Behavior Science, according to Wikipedia, is a catch-all phrase for describing
The systematic analysis and investigation of human … behavior through controlled and naturalistic observation and disciplined scientific experimentation. It attempts to accomplish legitimate, objective conclusions through rigorous formulations and observation
For many decades businesses operated under the critical assumption of classical economic theory that people are fully rational. Behavior science adds constraints to this purist approach on three key dimensions:
- Bounded Rationality – our cognitive abilities are not infinite
- Bounded Willpower – we sometimes take actions that conflict with our long term best interest
- Bounded Self-Interest – we are not solely motivated by our economic self-interest. We also care about things like pride, fairness, and the greater good
The existence of these “three bounds” leads people to behave “irrationally”, from a pure rational economic perspective.
The first aspect of business that started incorporating these insights was marketing, using the work of Robert Cialdini and many others. The famous Campbell Soup experiment, using a false sense of scarcity to increase soup cans purchases dates to the early 80s.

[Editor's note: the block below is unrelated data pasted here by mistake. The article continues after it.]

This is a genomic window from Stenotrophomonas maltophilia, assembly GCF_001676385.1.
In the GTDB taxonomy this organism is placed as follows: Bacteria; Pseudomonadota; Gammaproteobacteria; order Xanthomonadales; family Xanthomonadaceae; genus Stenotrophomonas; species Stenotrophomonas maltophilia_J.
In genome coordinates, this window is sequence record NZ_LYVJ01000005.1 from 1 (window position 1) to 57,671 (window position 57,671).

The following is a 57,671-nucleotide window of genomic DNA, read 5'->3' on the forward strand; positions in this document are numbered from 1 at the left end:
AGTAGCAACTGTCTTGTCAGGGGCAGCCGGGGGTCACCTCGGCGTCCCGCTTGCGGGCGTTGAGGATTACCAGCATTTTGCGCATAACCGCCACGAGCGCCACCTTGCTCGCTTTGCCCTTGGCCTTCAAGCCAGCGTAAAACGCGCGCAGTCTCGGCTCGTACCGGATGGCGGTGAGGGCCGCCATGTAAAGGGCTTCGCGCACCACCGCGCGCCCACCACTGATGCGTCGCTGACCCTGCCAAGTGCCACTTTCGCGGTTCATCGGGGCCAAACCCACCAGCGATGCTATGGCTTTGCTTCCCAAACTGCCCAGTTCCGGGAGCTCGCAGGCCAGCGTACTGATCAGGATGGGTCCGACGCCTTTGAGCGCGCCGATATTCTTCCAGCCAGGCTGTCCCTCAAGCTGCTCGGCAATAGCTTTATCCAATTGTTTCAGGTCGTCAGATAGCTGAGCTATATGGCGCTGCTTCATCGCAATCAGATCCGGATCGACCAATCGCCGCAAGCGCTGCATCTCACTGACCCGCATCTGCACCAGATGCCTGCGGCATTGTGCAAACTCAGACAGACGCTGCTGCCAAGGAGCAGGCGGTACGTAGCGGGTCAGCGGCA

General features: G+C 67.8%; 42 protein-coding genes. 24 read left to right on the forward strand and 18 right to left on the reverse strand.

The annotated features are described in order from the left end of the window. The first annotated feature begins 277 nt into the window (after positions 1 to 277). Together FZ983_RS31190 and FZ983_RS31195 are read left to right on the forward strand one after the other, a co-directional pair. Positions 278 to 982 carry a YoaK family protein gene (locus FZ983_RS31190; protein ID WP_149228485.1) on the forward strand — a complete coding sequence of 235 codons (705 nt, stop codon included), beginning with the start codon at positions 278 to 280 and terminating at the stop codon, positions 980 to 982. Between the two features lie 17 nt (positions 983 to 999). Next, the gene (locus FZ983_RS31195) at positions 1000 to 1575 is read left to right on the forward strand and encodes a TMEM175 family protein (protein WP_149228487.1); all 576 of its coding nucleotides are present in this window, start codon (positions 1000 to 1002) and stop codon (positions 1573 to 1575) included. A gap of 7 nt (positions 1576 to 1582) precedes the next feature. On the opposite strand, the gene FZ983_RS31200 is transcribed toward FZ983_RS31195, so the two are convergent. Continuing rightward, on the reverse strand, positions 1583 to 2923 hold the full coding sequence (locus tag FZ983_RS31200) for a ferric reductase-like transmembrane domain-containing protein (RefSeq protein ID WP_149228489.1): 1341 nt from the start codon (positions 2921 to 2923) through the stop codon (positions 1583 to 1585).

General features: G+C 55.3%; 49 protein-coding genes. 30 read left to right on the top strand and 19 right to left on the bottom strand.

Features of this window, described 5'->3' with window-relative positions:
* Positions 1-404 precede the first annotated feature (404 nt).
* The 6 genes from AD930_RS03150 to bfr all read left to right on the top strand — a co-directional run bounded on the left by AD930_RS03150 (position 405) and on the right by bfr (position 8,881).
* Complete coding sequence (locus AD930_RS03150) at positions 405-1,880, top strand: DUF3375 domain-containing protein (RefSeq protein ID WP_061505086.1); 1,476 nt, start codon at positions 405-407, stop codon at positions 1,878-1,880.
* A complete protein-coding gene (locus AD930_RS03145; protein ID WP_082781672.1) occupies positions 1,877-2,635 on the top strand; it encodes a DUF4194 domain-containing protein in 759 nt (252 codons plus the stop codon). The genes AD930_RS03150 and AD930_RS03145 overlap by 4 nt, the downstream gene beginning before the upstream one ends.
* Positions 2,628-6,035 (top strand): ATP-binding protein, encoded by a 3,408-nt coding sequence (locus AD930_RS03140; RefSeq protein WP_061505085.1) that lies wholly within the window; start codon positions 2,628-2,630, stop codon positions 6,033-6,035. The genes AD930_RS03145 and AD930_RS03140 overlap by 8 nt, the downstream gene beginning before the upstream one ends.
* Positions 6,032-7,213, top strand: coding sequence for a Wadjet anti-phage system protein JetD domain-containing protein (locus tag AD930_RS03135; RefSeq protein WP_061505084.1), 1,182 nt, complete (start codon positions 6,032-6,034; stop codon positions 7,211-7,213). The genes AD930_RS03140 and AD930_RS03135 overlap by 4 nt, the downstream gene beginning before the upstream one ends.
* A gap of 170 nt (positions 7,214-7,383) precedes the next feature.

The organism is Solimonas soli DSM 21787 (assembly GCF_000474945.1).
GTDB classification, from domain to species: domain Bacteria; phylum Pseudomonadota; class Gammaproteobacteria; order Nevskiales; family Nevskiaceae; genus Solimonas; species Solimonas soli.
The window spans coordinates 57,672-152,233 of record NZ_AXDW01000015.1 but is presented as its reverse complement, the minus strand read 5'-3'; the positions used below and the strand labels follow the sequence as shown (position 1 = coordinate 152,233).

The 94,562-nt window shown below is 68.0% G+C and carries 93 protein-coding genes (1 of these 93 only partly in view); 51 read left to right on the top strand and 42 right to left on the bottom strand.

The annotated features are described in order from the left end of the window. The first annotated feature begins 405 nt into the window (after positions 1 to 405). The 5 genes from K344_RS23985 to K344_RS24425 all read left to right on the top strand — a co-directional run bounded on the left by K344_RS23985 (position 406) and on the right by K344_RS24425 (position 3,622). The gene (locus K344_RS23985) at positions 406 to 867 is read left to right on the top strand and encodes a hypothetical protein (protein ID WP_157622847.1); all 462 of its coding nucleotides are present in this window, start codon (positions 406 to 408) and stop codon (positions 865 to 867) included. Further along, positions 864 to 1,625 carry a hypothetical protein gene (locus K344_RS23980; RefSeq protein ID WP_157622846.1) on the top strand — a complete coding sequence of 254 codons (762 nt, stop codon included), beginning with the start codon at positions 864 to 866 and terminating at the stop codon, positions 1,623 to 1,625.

But recently, focus started shifting inward, towards modifying organizational practices, policies and programs to reflect our best understanding of human psychology.
This is a topic that a whole website can be dedicated to (and many are). I’ve been watching it closely for the last couple of years and applying insights from it whenever I can.
I’m bringing this up now, because the links above suggest that we’ve reached an exciting milestone on the adoption curve. In the past I’ve seen powerful thought leadership on this front coming primary from behavioral science experts and early evangelist. The fact that a consulting juggernaut like Deloitte is starting to put some pretty compelling materials together on this topic, suggests that we’re one step closer towards broader adoption of these ideas and practices.